100 pages into ‘The Golden Notebook’

I’m a little over a hundred pages into The Golden Notebook by Dorris Lessing. Published in 1962 it became known as a classic feminist book. So far it seems to be more concentrated on race relations in British African colonies and communist thought around World War II. The characters are promoting communism, and that’s the core focus of their group. Every time you read a book that was written a long time ago, and takes place in a firm historic period, you compare it to your own time. At least I do.  So far I’m finding this book thought provoking, and I’m reading it quickly. I started it yesterday.

It starts with two female friends catching up and a male father of one of their child’s visits. Tensions between all three are brought out. The man is a rich business man, one of the women was the author of one novel, and I’m not sure what the other woman did. Anyway, the man firmly dismissed the communist lore of his youth, while the woman did not. The author lived off of royalties from the book, and the both lived a bohemian life not in poverty.  After this scene it goes into the diary of the women that wrote a book and goes back about fifteen years or so to World War II when their group was active in an African Colony. There are several characters mostly from privileged backgrounds that discussed political thoughts. I like that she describes some as believers and other as simply adapting to their environment.  I still have 500 odd pages to go, so I’m not going to go into the rest of the story line because I do not know it.

Lessing, as she describes this group, makes it sound as if a lot of British people wanted communism during World War II. In the thirties and the depression I could understand this ideal. However during World War II I’m sure there was a movement then, but my guess is the majority of people were more engaged in the war. Talking with my roommate today he said that a lot of times in literature the writer exaggerates the subject to create interest. As a result sometimes they create scenes for their readers out of their imagination.  In this colony the whole group is communist in some way. In the introduction written in the 1990’s the author admits that communism was failing and not as important today. Reading this today of all these characters into a cause, I think that everyone now is indifferent.

I am not an exception to not caring, I only vote every four years and rarely keep up with the news. The Golden Notebook was written in 1962 and the following decade changed the world.  Popularity of new shows like Mad Men confirm that there will always be interest in this time period. I think it has to do with world events, and advances in music and media that impacted the future. From reading this book and my previous knowledge of the era, it seems to me that people had group discussions and common goals. I think people of my generation are very scattered in lifestyles and what defines them. If you take music today you have pop, hip hop, country, electronic, trance and whatever. I don’t think there is any music that could define today, that everyone would listen to.  I love books and reading, but I don’t think a book could change a generation. In grad school one of my professors said the work is getting more specialized. That people do less of variety of things, but are really good at one skill or a few skills. In general people do less than they did 50 years ago. It used to be someone in the family could fix a problematic toilet, but not anymore. I think that peoples’ interests are getting more specific and less connected all the time. With my work I’m a librarian. In my personal life I skateboard, read, and watch sports. There are quite a few people that I do not connect with, when perhaps if I was my age in the 1950’s maybe I would have.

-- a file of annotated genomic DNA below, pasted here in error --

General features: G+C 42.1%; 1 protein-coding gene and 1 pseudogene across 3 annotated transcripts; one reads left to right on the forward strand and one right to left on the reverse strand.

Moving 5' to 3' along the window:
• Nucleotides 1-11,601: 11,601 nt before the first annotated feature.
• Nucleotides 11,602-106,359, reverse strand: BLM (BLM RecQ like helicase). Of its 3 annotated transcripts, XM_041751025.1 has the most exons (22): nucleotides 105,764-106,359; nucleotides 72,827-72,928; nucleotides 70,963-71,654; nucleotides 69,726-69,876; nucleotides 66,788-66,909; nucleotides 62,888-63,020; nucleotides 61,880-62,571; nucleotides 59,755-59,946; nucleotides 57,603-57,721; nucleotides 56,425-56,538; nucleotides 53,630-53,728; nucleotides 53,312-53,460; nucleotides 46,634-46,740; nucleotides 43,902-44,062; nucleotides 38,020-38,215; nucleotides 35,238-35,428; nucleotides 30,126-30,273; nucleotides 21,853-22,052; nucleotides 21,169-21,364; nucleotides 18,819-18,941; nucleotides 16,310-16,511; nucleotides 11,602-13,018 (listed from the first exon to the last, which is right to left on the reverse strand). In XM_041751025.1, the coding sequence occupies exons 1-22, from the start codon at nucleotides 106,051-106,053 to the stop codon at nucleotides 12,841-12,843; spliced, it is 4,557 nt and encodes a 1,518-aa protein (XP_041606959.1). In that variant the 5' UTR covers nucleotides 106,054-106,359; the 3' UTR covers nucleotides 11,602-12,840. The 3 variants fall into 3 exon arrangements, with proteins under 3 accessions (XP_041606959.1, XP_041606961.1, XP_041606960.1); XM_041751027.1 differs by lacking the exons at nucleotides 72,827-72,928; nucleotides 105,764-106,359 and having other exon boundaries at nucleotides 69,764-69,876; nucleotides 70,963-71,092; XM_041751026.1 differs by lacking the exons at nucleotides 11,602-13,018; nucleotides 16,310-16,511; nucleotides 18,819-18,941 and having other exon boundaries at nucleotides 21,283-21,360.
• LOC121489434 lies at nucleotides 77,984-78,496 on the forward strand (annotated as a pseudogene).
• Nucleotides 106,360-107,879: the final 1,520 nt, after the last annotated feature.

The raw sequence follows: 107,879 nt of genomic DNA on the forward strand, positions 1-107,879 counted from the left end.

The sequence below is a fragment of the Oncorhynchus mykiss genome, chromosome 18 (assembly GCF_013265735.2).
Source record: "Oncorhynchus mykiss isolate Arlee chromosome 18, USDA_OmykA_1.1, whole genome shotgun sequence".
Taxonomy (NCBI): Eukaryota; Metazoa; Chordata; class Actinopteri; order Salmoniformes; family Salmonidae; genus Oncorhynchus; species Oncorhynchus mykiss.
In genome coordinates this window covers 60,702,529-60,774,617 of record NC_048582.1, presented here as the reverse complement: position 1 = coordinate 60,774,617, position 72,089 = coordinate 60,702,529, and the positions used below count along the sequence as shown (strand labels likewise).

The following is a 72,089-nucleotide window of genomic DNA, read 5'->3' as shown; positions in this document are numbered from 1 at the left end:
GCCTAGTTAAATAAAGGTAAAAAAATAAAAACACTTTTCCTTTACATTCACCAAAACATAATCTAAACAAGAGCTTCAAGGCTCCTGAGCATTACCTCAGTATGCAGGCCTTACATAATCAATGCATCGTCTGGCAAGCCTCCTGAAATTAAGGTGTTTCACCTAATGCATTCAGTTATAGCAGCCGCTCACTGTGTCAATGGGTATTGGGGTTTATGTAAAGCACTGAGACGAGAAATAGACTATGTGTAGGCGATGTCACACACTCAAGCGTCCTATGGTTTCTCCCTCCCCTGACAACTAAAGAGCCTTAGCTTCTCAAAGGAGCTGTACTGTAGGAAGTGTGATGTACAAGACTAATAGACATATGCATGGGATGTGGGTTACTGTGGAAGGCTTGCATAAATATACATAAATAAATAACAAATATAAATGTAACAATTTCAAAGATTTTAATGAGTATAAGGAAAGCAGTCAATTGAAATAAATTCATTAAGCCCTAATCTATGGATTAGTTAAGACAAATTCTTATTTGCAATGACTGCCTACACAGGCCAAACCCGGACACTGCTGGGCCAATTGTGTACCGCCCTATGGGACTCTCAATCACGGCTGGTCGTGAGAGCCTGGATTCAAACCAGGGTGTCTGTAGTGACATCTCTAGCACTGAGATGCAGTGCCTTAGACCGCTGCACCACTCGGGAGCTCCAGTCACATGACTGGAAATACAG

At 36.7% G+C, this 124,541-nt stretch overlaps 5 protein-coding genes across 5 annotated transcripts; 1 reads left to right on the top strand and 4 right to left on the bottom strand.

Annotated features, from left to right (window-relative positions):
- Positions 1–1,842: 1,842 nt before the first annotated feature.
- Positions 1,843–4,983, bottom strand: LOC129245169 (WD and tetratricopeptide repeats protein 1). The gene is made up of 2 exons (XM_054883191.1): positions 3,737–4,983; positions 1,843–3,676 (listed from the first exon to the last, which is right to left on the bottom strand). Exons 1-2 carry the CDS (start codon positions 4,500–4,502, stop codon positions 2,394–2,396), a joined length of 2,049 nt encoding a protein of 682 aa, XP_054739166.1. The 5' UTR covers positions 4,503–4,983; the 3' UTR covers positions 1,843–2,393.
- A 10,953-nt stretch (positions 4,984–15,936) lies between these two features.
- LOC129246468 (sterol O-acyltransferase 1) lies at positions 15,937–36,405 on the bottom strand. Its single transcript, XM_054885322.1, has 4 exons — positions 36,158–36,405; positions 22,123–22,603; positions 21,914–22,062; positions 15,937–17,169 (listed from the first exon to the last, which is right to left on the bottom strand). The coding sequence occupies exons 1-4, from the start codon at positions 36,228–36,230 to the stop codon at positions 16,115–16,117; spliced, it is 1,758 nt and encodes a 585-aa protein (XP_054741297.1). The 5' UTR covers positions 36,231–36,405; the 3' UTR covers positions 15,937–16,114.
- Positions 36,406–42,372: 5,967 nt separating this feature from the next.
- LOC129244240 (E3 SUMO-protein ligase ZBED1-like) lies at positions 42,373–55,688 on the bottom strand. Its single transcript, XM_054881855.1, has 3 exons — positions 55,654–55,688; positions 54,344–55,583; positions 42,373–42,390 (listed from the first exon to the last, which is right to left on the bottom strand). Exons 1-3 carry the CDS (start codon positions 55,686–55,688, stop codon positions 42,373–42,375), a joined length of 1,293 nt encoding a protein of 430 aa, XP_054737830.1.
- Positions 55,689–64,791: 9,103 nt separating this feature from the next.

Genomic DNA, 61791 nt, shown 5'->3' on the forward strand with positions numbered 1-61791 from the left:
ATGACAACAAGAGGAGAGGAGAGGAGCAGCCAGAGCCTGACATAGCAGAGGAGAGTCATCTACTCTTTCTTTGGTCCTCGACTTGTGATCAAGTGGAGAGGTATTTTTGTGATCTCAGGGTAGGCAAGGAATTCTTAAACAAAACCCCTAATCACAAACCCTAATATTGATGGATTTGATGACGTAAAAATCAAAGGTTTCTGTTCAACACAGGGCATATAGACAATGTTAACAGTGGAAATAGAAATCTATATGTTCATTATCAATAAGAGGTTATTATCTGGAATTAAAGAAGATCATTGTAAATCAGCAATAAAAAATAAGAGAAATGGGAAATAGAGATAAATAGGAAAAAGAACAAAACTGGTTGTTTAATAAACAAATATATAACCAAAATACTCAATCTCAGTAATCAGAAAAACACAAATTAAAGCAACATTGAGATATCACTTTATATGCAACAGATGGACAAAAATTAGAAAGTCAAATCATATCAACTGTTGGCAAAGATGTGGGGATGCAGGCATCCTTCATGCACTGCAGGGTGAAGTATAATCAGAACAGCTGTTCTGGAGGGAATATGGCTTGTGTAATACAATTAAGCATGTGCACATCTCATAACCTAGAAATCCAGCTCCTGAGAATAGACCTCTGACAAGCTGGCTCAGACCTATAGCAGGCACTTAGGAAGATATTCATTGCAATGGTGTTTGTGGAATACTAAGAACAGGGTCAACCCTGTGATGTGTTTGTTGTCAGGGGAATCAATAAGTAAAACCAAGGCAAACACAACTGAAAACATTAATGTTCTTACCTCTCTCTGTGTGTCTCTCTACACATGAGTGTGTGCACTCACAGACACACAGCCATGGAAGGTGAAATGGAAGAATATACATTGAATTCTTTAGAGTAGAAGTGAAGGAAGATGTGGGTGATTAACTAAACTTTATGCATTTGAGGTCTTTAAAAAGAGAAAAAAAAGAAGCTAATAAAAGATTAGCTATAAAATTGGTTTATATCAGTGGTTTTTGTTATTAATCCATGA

Reading this novel and from several other classic books I read I notice that the characters are having dialogues and in depth conversations. I think that is missing from today’s world. It seems like the only way to socialize with a group is in a bar, and the music is always too loud to hear anyone anyway. Or people talk about American Idol or benign things. Another thing I talk about with my roommate is that maybe computers are not such a good thing. He said it seems to be creating an isolationist culture, people create their own vacuum with the computer, and do not socialize as much as they should. I agree that computers are changing the way people interact. I have never been political and never well be, but I wouldn’t mind meeting with groups to talk about something, anything. It seems today for that you have to take a class of some kind to discuss or learn.

Well, I’m going to read the rest of The Golden Notebook and I hope it makes me think some more.

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